Of course, it's absurd to even attempt to present these kind of concepts on camera. Even writers who deal with this stuff day in and day out on Doctor Who invented the get-out-of-jail-free adjective "timey-wimey".


As heads spin round and round in the audience, gravity vaguely emerges as central to Interstellar's space-time paradox - but so does love. That balance works until the two collide, Higgs Boson-style, into one heavy-handed climax that carries more mass than the God particle. And after a journey that has taken us to Kubrick and beyond, Interstellar suddenly finds itself back behind that proverbial bookcase, feverishly trying to communicate too much in a ludicrously rudimentary fashion.


"We've always defined ourselves by the ability to overcome the impossible," says Cooper, early on. "And we count these moments. These moments when we dare to aim higher, to break barriers, to reach for the stars, to make the unknown known. We count these moments as our proudest achievements."


It's as much a motto for Nolan's career as humanity - just read the reactions to Interstellar from other directors in this excellent Guardian piece to get a sense of how rare this kind of filmmaking is. It's stunning, ambitious stuff. The result may not go down in history as one of cinema's proudest achivements, but it will be counted as a moment that dared to reach. If Interstellar is ultimately defined by its inability to overcome the impossible, there's no huge shame in that.

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The Beat Beneath My Feet - a toe-tapping BIFA nominee on its way to a cinema near you (maybe) Print E-mail
Written by Ivan Radford   
Monday, 03 November 2014 18:49

Today, the British Independent Film Award nominations were announced and included one indie film in particular that deserves it: The Beat Beneath My Feet.


John Williams' brilliant drama premiered at the Raindance Film Festival in September, where it sold out the final weekend of the festival. With the capital's film world distracted almost immediately by the arrival of Raindance's bigger brother, the London Film Festival, though, I resisted writing about it then, when it would simply get lost in the noise. So listen up.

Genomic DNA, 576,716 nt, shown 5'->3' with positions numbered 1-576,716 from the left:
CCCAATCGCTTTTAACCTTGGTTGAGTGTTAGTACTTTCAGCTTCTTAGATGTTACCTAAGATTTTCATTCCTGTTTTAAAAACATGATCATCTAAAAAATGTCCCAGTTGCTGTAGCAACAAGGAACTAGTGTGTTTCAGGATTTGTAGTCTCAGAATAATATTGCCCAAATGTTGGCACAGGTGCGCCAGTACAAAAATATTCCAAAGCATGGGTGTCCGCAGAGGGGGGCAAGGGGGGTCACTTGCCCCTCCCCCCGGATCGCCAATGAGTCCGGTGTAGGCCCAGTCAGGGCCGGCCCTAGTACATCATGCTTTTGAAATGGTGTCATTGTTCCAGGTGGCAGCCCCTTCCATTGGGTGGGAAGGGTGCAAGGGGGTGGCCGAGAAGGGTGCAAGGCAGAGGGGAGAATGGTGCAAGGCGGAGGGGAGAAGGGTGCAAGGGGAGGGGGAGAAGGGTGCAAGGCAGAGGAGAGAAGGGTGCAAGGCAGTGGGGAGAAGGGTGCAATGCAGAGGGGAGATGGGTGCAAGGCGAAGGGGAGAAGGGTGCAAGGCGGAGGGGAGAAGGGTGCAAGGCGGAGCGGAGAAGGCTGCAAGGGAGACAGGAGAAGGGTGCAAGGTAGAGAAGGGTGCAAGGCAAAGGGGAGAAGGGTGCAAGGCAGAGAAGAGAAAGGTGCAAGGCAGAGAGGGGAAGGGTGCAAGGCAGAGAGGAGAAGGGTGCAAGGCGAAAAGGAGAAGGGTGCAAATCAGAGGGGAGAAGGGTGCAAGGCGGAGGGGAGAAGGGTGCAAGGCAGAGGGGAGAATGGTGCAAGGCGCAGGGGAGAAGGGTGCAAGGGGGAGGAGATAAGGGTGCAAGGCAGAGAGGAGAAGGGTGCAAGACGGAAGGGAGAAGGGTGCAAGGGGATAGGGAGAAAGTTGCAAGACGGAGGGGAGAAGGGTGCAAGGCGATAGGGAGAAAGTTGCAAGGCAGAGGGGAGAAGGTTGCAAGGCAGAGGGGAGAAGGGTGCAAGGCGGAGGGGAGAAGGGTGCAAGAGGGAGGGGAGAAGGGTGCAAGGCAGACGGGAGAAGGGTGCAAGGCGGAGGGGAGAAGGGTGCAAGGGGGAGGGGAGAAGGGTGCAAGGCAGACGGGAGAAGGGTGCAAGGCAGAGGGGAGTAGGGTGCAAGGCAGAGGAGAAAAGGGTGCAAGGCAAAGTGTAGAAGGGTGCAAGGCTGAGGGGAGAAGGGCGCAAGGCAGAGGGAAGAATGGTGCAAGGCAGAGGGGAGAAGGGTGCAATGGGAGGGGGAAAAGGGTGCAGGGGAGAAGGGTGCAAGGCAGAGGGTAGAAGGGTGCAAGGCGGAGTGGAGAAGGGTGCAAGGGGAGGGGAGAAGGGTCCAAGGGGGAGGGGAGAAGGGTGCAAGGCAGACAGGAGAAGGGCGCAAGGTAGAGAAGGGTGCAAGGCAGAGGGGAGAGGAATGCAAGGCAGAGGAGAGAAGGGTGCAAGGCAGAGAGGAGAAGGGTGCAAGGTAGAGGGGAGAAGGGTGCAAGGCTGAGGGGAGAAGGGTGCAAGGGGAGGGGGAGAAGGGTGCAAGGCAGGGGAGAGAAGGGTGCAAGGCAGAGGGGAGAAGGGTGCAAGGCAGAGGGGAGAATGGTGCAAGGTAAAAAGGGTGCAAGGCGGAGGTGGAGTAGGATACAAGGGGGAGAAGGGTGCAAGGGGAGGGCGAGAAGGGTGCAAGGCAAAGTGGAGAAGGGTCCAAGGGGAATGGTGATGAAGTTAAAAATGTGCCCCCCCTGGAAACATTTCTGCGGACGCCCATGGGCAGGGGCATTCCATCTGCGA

The Beat Beneath My Feet follows a teenage boy, Tom (Nicholas Galitzine), who discovers that his nightmare new neighbour, Steve (Luke Perry), is actually a former rock star in hiding after faking his death to avoid taxes. Wanting to become a musician himself, Tom begs Steve for secret lessons ahead of his school's battle of the bands.


Will Steve say yes? How will his single mum react when she finds out the man next door she dislikes is bonding with her son? Will Tom enter the battle of the bands? And what about that other musician girl in his school he has a crush on?


The narrative could easily follow the same tired beats, but the movie drums up a rhythm all of its own. And that stems directly from the soudntrack. Directed by a guy who knows his music videos, Tom's songs take over the whole screen with vibrant animation, backed up by Nicholas Galitzine's fantastic voice. When he's not singing, Nicholas is equally charming, his downbeat demeanour and awkward relationship with his mum (an understated Lisa Dillon) both immediately convincing.


Luke Perry will be the big draw for many, following his role as 90s heartthrob Dylan McKay in Beverly Hills 90210, and he doesn't disappoint, enjoying his role as the grouchy mentor while still finding time to show a sympathetic side. More importantly, though, he's a generous performer, bringing out the laughs in Michael Muller's script but still allowing Galitzine to shine in the lead.


The result is a toe-tapping indie that, thanks to its catchy soundtrack and sincere heart, is an infectious number with a tempo that sets it apart from the coming-of-age crowd. It is, quite simply, lovely.